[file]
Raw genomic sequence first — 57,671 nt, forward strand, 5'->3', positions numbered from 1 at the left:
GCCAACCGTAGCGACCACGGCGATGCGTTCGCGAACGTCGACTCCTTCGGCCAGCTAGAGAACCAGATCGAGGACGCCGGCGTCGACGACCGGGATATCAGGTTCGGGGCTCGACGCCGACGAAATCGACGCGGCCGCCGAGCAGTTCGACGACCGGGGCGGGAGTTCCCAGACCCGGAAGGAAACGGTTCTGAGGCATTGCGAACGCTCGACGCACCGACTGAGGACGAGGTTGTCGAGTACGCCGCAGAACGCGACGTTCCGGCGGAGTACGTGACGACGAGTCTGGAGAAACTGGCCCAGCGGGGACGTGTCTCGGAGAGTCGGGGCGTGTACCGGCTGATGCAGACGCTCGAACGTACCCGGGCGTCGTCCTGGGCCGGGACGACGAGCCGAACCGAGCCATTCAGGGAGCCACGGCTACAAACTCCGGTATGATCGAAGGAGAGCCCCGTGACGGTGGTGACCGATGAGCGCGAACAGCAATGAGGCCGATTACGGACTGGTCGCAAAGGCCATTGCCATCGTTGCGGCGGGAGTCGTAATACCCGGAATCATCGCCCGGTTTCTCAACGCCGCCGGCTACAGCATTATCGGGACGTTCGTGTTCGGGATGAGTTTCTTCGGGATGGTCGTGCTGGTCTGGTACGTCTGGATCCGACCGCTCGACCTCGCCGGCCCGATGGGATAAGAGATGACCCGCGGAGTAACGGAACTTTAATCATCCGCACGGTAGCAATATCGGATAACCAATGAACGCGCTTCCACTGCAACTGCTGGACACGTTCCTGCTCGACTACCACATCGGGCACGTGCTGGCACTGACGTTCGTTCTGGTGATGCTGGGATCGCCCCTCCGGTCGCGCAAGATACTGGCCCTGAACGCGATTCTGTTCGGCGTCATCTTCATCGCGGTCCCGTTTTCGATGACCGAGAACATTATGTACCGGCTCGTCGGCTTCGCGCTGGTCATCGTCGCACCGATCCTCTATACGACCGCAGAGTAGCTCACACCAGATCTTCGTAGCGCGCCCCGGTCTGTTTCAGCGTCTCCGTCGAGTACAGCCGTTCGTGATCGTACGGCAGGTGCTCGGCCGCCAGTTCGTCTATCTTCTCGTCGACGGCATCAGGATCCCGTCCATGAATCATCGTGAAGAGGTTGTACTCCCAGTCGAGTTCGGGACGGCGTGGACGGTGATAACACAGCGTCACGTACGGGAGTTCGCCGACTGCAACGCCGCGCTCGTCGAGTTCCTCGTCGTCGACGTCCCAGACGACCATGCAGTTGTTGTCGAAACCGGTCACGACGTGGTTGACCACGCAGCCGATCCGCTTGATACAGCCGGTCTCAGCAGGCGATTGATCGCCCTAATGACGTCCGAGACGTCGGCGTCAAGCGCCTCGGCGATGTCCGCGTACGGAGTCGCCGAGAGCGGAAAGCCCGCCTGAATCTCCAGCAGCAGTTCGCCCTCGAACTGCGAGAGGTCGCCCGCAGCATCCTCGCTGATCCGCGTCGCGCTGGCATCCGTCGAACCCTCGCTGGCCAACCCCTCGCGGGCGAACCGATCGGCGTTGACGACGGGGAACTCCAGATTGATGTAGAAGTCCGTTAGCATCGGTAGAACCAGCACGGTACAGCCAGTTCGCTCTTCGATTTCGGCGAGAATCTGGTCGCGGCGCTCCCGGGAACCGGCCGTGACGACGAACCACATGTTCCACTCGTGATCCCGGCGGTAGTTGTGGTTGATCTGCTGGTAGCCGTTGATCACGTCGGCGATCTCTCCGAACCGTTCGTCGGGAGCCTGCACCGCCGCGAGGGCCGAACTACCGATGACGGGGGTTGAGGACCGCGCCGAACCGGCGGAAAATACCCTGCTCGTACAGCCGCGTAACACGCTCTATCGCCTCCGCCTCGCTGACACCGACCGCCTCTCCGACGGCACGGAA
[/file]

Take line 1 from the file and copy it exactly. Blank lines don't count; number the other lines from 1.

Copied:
Raw genomic sequence first — 57,671 nt, forward strand, 5'->3', positions numbered from 1 at the left: